CBS’s Big Brother 25th Anniversary Celebration was benefitting of the show it celebrated: a complete mess.
The worst TikTok videos I’ve seen are more thoughtfully edited than this thrown together bag of clips, which if you told me had been just assembled from old pre-season promos, I’d believe it.
It was just a crummy ad, of course—though a pretty terrible one for season 25, in that it revealed nothing except some glimpses at the house, which is normally the kind of publicity work I expect of Entertainment Weekly, not Entertainment Tonight. Julie Chen Moonves’ teasers consisted of nonsense such as “we’re pulling out all the stops” and we’ll “see some old, familiar faces” and “cameos.”
Besides promotion for next week’s premiere, who was this Anniversary Celebration for? Five minutes in, the special was showing quick clips of fights and throwing around names (“Keesha’s birthday party,” “Brett vs. Rockstar”) without any context.
Later there were explanations about things like slop and the have-nots room, which even the most casual, CBS-watching fan knows about.
Some clips were clearly designed to make fans shriek when they saw something they remembered. I sure shrieked when I saw Shannon using Hardy’s electric toothbrush in the toilet, a Major Scandal I’d forgotten about.
Was there any chance this one-hour special would somehow capture and explore the nuances of 23 years of a voyeuristic game manipulated by producers and rabidly consumed on social media?
“Big Brother is more than just a competition show, it’s the building of a community—bringing strangers together, and making them family.”
Whatever it was, some things made me laugh, like Julie Chen Moonves’ lack of knowldge about the show she hosts. Other parts were genuinely surprising. Anyway, here are 15 highlights. If you’d like to simulate the experience of watching the special while reading this, just spin around 25 times first.
They gave the hosting job to someone else
So this was announced as “CBS presents BIG BROTHER 25TH ANNIVERSARY CELEBRATION, an ENTERTAINMENT TONIGHT special.” So Entertainment Tonight’s Nischelle Turner hosted.
While Turner was barely on screen, and only sometimes narrated, I wondered: Was someone sending a message to Julie Chen Moonves that she’s replaceable?
Nischelle hosted from the Big Brother set, and literally did the Julie Chen Moonves’ signature move: a pivot and a “but first”! And she ended by saying “expect the unexpected.”
What could that overused, underdelivering catchphrase mean? After all, the only thing Big Brother could do at this point that would actually be unexpected is replace Julie Chen.
Ugh TV critics suck
“I don’t think it was cast very well, to tell you the truth. I think when you compare the cast of Big Brother to the two casts of Survivor, they’re night and day… I think the game being played was not as well thought out as the Survivor game. To just give you a couple of instances, I don’t think they followed up on some of the more interesting things that were going on in the house. In reviewing some of the tapes later on, there were more provocative storylines that could have been followed that were dropped.”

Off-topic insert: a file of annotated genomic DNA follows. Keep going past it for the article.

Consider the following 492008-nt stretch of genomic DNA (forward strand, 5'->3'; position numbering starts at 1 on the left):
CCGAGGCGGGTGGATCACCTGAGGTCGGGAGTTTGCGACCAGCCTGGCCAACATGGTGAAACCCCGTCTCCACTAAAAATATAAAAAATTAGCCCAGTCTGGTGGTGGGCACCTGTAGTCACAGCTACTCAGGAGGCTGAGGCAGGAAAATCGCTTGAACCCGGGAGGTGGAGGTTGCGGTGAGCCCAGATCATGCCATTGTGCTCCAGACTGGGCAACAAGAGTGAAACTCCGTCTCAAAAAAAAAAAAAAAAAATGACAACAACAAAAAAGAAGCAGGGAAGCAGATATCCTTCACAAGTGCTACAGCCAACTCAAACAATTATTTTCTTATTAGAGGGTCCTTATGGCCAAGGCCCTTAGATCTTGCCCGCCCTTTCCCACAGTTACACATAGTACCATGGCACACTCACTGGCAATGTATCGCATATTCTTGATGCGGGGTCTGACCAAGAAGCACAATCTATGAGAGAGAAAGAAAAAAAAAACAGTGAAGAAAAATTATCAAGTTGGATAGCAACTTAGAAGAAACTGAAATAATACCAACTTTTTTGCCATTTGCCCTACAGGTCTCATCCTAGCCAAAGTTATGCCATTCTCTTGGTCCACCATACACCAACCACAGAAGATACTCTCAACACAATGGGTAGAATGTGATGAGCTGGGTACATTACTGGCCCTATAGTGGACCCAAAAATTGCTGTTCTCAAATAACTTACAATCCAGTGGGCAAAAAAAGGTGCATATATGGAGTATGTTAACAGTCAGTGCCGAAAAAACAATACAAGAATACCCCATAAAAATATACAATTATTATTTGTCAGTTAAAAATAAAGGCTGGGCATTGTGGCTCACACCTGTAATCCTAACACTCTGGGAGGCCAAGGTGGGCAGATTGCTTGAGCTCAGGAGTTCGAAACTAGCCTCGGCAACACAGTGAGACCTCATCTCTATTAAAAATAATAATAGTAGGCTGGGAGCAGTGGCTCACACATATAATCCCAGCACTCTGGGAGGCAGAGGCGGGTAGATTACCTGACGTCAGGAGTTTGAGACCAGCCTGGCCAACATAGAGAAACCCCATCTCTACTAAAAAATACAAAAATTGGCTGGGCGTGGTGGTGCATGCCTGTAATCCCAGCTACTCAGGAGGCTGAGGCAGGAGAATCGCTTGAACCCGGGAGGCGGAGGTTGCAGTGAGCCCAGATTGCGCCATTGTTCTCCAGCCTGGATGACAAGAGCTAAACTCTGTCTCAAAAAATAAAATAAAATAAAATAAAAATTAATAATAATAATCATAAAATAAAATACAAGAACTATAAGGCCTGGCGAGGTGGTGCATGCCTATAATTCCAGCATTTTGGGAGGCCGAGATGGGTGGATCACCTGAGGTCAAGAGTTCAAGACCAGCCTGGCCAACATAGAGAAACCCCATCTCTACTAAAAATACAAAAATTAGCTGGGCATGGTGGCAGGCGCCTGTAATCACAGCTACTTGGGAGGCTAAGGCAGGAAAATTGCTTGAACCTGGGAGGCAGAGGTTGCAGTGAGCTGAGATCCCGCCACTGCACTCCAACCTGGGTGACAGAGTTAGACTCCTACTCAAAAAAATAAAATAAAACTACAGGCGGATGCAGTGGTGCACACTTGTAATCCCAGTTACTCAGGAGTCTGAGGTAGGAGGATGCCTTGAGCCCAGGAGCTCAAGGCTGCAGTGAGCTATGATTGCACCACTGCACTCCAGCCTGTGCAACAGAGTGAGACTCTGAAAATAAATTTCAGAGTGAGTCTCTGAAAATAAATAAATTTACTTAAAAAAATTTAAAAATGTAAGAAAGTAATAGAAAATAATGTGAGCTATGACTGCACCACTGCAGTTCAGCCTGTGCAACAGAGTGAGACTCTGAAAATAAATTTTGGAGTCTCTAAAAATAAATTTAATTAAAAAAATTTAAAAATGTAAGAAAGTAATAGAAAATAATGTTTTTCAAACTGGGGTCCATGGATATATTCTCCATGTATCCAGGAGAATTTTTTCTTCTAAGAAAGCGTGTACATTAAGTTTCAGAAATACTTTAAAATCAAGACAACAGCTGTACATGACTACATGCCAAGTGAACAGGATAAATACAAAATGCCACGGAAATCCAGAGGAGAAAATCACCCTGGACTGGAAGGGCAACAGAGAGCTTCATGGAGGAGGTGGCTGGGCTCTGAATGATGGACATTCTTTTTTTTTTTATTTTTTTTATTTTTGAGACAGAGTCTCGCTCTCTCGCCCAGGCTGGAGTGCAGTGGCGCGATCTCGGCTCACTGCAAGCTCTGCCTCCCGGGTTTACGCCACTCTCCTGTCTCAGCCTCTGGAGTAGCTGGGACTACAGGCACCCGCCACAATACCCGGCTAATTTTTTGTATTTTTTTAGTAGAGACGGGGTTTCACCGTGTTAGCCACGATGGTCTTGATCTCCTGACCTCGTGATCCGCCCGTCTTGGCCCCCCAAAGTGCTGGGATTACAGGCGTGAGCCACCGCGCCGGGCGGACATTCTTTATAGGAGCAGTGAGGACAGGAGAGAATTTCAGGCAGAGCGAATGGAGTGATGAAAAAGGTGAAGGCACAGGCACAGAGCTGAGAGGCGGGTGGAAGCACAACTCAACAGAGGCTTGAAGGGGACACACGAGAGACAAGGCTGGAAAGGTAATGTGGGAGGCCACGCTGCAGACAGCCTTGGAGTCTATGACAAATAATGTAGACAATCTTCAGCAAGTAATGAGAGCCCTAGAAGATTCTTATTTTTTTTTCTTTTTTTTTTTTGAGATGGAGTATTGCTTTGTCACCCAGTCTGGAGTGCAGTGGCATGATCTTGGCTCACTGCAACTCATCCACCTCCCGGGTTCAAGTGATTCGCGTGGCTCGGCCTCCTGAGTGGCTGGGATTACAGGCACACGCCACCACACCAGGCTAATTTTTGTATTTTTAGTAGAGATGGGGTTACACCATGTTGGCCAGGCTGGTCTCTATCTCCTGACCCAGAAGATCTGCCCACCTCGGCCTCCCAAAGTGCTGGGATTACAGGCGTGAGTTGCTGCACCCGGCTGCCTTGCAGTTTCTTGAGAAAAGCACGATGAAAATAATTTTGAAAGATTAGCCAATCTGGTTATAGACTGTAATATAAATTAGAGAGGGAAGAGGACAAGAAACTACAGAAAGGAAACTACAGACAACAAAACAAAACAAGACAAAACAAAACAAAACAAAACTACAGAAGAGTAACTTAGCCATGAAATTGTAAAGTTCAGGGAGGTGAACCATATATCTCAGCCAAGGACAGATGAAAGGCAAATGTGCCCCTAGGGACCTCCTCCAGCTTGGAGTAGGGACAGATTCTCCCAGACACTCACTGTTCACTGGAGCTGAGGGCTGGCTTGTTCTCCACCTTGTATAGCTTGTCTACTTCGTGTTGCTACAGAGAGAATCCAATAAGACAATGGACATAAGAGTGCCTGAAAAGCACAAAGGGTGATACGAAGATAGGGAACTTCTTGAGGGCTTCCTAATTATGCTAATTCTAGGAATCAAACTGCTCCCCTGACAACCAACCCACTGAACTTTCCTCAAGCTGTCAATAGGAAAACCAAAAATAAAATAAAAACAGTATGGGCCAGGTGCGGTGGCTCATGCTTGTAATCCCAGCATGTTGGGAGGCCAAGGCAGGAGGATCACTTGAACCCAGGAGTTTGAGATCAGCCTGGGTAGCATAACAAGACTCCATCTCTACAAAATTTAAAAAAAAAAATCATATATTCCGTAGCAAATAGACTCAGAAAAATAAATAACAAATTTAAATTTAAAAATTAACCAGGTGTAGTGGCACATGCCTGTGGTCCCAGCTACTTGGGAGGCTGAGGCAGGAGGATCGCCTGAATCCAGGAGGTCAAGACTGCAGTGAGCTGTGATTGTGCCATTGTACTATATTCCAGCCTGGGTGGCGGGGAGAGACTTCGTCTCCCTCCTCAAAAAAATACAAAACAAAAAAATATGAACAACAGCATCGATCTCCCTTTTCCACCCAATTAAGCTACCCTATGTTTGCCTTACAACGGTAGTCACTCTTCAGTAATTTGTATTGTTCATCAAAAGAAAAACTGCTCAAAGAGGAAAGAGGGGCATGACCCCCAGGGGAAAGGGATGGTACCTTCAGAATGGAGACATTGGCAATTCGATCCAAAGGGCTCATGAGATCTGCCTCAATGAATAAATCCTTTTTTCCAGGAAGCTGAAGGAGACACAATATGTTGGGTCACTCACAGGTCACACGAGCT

Twists get all the credit
Nischelle Turner told us that, on Big Brother, “It’s the twists in the game created by the show’s producers that really drive the drama.”
With this kind of blatant pro-producer propaganda, I was truly surprised to see Entertainment Tonight producers in the credits, not Big Brother’s own producers.
No mention, by the way, of the twists that are dumped immediately.
If only there was a thing that already exists
“How we found these people, I don’t know. I just think if there were Emmy awards for casting, the Big Brother casting department should get Emmy award after Emmy award.” —Julie Chen Moonves
There is an Emmy award for casting reality TV, and has been since 2017. This will be the sixth year it’s presented.
Big Brother has never been nominated. Perhaps that is why no one seems to be aware of this?
Or perhaps Julie meant if there was a Primetime Emmy Award for Outstanding Casting of Reprehensible People and A Handful of Bores for a Reality Program?
No opening prayer
Julie Chen Moonves, who gave Bibles to the cast and crew in the past, did not start her comments off with a prayer as she did with Variety’s Emily Longeretta. Or maybe an editor saved us from her attempts to save us by cutting that out?
No time for felony stalking
We saw a clip of Will Kirby and Mike Malin in the Diary Room together and reflected on Chilltown.
Despite Big Brother’s love of violence—the special began with fights, after all—there was not a single mention of how that alliance ended with Mike making violent threats toward Will and his family, for which Malin was convicted of felony stalking.
Black players—and women!—actually got credit
I did a double-take when Frankie Grande appeared—just kidding, he’d show up for the opening of an Amazon box.
No, I was jolted awake when he said the “most-successful alliance in Big Brother history—for Derek—was The Hitmen,” because I first missed the “for Derek” part.